22. februar 2011

Mitten thumb anatomy

What is a 'sore thumb' - does it mean it sticks out? asked Mary-Lou after my last post.

Yes, it does. I have seen the expression several places. Here's an example, my "Selbu meets Holland" mittens. And here's Nanette's explication. I've mostly seen this used by American designers, but that might be a coincidence. The advantage is that the thumb does not interrump neither the back nor the palm pattern. The disadvantage is that it's not entirely anatomical, and the thumb have a tendency to draw the back pattern a little bit towards the palm (at least when I wear them).

Then there's the peasant thumb, or invisible thumb, commonly used in Latvian mittens. Here's an example I made last year.

I love the way the palm pattern continues on the thumb and makes it almost invisible. But then, this is not anatomical either. The hand is broader around the thumb than around the wrist and the fingers. So when wearing, there is more stretching around the thumb.

Then there's the gusseted thumb,"Selbu thumb" maybe, common in traditional Norwegian mittens. You can see a nice schematic of the different thumbs here. (Of course the sore thumb also have a gusset, so this is maybe not such a good name.)

I have used a gusseted thumb in several patterns, for example in the "Selbu Peace&Love" mittens, and in the Lizard mittens. I like that you can use the gusset for small patterns, like a heart or a lizard. It's also more anatomical, the thumb does not stick out directly to the side, nor does it stick out from the palm, it's somewhere in between. Hence, anatomically, I prefer this type of thumb.

Designing and knitting, I think they're all nice thumbs, it depends on the pattern.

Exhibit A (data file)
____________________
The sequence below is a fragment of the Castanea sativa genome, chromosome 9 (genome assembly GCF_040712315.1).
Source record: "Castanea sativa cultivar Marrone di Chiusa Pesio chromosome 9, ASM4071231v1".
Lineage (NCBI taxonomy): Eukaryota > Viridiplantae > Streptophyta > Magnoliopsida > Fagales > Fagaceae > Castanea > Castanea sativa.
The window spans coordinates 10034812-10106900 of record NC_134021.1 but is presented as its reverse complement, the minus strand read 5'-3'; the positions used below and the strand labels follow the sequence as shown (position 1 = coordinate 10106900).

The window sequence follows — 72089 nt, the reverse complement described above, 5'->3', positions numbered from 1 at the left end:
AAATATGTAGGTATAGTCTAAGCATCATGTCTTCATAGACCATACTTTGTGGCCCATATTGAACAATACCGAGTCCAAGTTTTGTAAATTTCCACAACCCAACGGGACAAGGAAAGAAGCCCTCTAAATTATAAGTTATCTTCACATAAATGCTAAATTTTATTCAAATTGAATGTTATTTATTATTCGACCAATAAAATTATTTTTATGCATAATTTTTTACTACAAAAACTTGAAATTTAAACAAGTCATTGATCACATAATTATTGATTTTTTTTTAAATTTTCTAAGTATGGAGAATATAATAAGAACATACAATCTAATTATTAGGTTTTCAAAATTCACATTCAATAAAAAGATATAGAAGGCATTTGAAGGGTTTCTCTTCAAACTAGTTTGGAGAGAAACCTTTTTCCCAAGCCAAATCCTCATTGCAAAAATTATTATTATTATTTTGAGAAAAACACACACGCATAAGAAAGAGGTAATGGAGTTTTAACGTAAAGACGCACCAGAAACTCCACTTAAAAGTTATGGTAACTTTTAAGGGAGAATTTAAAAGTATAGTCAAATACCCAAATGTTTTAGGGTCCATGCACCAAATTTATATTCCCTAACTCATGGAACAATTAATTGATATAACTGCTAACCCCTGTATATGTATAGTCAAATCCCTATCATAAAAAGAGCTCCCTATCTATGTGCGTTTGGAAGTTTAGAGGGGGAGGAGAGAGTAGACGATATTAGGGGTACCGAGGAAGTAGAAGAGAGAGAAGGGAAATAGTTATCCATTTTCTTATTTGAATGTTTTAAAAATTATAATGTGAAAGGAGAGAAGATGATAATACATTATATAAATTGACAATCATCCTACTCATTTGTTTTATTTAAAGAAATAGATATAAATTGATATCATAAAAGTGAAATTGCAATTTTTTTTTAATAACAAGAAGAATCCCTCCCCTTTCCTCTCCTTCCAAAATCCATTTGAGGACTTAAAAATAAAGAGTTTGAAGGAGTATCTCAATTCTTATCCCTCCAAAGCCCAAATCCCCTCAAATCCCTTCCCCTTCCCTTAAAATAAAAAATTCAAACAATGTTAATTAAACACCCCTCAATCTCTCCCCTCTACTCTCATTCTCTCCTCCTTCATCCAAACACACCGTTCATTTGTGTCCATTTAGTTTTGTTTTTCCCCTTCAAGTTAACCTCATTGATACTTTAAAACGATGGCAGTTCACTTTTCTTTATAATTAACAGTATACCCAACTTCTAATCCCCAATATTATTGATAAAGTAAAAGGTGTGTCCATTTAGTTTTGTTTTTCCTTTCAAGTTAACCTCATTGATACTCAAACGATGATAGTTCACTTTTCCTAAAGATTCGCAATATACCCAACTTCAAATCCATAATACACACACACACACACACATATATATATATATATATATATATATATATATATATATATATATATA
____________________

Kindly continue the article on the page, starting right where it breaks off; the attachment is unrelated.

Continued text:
There are also thumbs that don't fall into any of these categories. These have some kind of increase to account for the larger circumference around the thumb, but there's no gusset. Like these "Give a Hoot" mittens, where the increases are done in the palm. And in my "Blomst" mittens, the increases are made on the back of the mitten, and the thumb is made like a peasant thumb, but with increases on the back, and the placement of the thumb, this makes the mitten thumb more anatomical. (And I did study anatomy...!)

Maybe there are more thumb types too?

And probably there are more names for the types I have described here.

What do you call these thumbs?

And what do we call them in Norwegian? I don't know. My knitting vocabulary is getting better in English than Norwegian. That's a pity, really. Are there any Norwegians out there who can enlighten me and add to my Norwegian knitting vocabulary?

4 kommentarer:

LEO sa...

Ha I love your comment about the more anatomical thumb. :) As for the thumb made with increases on the palm, I'm not sure English language knitters have a name for that, but I do know that Finnish knitters call it an Indian thumb. Why I have no idea.... I'm curious to see what others might have to say about this! That's my new favorite kind of thumb since the palm increases follow the line of the palm so nicely.

Johanne sa...

Ja, vi får nog gå i gruppterapi och tala igenom det här med tumkilar ordentligt. Det finns en duktig svensk stickare, som har kurs i att sticka bara tumkilar. Den ska jag gå någon gång. Kan det räknas som terapi tror du?

torirot sa...

Høres ut som perfekt terapi - eksposisjonsterapi, tror jeg det kalles :-)

God sommer!

yoel sa...

Cool! Thanks for the great overview of different thumbs. It's good to know I'm not the only person who obsesses about mitten thumbs and how they are not anatomical! :)

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